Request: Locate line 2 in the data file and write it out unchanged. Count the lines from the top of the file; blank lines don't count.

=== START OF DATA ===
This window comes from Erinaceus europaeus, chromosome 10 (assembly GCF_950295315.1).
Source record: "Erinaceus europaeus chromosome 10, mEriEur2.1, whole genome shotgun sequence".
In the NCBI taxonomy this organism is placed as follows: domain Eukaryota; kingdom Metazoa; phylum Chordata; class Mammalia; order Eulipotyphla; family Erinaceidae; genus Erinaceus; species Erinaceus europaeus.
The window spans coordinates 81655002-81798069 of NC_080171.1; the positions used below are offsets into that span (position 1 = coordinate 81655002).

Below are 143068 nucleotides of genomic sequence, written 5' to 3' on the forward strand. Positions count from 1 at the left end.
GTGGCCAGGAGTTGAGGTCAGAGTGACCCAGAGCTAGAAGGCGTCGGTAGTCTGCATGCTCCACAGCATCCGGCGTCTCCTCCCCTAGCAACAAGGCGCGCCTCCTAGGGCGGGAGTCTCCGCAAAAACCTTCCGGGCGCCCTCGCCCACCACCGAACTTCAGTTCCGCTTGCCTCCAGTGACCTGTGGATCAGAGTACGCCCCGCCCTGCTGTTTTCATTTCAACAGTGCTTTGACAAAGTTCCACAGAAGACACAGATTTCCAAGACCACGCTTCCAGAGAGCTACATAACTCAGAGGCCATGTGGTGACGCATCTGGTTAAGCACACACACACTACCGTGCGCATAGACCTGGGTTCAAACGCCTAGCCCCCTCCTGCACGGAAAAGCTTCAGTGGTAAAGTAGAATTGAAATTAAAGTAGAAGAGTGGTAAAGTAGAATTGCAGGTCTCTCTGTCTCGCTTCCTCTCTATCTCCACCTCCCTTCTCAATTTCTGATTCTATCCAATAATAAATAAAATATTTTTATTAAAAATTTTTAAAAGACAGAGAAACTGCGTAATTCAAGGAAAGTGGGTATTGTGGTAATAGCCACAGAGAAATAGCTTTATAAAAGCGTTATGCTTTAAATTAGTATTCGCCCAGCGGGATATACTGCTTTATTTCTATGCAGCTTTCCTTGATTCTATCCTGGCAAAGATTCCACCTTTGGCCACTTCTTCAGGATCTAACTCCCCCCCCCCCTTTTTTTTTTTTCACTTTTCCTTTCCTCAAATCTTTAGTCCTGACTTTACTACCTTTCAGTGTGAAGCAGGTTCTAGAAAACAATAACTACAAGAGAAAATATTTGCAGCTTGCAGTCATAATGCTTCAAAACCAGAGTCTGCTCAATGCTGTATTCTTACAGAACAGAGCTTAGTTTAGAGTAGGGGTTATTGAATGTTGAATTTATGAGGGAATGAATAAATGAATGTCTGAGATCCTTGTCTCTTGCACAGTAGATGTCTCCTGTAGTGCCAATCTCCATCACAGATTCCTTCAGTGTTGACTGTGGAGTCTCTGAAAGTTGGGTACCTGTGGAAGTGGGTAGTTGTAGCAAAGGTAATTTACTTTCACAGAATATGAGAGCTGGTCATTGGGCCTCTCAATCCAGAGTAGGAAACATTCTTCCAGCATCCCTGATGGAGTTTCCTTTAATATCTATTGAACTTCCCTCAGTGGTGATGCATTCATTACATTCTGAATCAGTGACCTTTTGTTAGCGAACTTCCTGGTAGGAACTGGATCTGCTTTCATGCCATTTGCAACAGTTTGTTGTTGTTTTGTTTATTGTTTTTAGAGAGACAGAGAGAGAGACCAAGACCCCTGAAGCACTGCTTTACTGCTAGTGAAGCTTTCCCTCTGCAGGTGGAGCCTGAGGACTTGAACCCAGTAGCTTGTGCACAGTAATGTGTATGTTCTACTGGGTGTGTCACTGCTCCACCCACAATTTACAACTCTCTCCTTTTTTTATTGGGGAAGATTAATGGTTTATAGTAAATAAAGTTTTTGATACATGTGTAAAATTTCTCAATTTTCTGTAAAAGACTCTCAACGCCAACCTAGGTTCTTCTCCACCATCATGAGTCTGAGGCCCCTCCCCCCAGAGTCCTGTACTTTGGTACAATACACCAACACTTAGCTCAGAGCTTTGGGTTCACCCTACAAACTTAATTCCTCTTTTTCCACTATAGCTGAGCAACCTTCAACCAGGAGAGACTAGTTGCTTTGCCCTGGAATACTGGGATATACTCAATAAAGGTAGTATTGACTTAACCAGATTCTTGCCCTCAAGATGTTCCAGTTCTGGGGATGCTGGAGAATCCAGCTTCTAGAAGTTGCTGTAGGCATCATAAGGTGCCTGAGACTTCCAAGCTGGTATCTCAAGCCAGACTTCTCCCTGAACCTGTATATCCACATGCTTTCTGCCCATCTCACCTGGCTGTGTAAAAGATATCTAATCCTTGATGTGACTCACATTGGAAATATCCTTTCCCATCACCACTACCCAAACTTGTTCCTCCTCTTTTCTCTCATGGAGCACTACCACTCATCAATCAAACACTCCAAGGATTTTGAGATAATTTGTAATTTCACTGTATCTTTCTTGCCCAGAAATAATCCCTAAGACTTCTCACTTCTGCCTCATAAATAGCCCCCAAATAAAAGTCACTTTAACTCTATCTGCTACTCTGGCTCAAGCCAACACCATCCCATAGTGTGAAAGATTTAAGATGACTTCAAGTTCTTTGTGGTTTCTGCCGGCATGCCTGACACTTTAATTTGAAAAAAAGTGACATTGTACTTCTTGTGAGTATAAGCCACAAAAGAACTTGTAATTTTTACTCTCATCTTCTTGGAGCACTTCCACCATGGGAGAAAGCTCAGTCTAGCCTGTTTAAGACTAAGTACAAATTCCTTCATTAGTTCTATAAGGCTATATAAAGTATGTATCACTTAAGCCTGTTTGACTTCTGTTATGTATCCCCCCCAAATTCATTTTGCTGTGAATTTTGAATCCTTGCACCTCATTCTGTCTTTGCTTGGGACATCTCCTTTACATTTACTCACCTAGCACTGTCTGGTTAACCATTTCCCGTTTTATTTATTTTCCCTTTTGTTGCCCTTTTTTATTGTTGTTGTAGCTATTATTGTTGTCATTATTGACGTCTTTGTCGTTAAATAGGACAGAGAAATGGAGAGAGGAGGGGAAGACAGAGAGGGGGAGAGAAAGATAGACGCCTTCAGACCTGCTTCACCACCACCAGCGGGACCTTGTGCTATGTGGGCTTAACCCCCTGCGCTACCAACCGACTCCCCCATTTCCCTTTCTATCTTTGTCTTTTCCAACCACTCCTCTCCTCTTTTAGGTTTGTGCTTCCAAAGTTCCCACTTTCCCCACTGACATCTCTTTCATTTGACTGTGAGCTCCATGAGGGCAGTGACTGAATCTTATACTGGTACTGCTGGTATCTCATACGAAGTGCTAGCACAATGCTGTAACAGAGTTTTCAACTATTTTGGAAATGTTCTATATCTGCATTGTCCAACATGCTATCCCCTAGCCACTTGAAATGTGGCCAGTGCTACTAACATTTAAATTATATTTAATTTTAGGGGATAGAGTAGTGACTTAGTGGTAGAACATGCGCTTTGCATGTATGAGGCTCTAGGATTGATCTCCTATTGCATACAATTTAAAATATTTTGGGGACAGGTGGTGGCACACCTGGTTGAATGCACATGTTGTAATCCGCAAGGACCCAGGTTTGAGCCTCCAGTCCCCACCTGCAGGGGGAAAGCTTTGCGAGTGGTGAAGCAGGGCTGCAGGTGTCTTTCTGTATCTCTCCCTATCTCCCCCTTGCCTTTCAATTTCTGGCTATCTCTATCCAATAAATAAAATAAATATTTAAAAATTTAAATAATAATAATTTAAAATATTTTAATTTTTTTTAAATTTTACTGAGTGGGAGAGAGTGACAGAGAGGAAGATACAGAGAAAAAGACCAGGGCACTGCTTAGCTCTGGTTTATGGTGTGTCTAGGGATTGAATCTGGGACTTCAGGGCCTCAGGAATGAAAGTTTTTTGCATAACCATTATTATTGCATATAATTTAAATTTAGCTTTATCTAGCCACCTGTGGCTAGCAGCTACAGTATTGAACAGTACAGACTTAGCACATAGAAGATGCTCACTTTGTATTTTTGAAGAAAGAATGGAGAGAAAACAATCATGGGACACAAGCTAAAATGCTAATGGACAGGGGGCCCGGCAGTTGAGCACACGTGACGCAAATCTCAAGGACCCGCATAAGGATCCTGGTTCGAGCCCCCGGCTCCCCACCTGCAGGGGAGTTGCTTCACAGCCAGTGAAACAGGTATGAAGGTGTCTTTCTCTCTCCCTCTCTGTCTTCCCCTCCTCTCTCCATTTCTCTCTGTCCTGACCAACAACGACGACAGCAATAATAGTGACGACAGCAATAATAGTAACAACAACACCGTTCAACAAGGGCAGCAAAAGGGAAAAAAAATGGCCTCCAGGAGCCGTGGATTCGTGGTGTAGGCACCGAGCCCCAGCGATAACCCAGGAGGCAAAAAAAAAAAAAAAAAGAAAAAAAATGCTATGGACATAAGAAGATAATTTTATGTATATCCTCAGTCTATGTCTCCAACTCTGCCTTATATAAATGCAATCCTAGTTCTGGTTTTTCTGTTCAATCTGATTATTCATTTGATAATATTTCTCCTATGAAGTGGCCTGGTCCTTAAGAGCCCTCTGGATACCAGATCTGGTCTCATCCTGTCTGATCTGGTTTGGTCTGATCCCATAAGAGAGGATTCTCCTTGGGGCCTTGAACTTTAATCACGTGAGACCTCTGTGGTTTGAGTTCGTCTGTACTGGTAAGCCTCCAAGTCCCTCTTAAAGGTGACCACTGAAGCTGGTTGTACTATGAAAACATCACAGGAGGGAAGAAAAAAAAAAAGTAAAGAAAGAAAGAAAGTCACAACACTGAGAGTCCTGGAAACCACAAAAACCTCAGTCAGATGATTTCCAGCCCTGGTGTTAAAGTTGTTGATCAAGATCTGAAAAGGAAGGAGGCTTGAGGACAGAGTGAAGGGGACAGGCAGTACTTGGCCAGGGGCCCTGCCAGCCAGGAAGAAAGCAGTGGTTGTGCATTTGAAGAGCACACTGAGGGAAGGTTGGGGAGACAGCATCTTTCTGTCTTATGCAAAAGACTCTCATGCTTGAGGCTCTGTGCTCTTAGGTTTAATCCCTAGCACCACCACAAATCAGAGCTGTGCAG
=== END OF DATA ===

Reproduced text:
Source record: "Erinaceus europaeus chromosome 10, mEriEur2.1, whole genome shotgun sequence".